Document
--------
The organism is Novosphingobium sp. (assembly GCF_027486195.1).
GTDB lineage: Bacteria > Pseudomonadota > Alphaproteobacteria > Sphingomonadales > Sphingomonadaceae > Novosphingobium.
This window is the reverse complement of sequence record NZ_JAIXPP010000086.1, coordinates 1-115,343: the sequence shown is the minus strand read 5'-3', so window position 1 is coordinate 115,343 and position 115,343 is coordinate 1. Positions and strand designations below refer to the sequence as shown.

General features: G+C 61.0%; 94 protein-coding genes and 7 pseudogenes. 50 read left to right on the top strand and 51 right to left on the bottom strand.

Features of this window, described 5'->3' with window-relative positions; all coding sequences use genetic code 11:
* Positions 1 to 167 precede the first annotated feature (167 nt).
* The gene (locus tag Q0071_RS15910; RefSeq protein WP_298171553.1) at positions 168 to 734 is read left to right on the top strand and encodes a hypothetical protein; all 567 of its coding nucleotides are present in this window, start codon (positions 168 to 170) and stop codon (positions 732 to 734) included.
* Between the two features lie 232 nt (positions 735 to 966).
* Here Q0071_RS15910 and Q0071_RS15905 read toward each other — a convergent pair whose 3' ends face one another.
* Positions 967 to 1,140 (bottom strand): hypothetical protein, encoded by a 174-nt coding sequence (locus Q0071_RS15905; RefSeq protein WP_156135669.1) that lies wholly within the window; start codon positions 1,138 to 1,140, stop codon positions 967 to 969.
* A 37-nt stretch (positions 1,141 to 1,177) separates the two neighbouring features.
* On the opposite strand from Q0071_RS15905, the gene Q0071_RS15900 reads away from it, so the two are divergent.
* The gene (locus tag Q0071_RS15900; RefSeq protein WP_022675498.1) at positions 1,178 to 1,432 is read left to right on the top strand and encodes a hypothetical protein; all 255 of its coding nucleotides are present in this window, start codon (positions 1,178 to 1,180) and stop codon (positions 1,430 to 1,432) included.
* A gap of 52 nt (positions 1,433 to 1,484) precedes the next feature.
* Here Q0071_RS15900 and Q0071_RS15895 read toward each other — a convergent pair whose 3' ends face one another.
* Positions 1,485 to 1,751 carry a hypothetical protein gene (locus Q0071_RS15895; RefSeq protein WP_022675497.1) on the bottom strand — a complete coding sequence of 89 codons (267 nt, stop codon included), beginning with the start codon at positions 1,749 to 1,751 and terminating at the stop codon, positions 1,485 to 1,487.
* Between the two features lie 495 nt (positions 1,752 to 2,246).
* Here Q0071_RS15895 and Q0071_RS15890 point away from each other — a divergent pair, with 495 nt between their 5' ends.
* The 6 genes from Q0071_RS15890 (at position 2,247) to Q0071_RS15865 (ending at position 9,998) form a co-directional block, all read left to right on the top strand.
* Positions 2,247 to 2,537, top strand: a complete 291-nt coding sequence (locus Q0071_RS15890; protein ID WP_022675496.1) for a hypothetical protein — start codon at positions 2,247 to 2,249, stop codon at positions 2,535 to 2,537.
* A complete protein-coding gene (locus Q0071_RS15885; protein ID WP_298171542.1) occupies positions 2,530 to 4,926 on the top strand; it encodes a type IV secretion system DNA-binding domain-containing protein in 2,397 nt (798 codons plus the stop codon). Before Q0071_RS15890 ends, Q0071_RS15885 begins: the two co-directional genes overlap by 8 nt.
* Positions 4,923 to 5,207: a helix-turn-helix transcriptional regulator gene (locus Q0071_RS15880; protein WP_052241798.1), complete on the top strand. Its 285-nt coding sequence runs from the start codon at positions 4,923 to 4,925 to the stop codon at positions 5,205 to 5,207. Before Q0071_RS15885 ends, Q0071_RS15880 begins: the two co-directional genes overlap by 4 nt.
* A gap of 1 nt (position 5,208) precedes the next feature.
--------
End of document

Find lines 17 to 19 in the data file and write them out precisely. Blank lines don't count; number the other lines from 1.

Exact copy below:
* Between the two features lie 495 nt (positions 1,752 to 2,246).
* Here Q0071_RS15895 and Q0071_RS15890 point away from each other — a divergent pair, with 495 nt between their 5' ends.
* The 6 genes from Q0071_RS15890 (at position 2,247) to Q0071_RS15865 (ending at position 9,998) form a co-directional block, all read left to right on the top strand.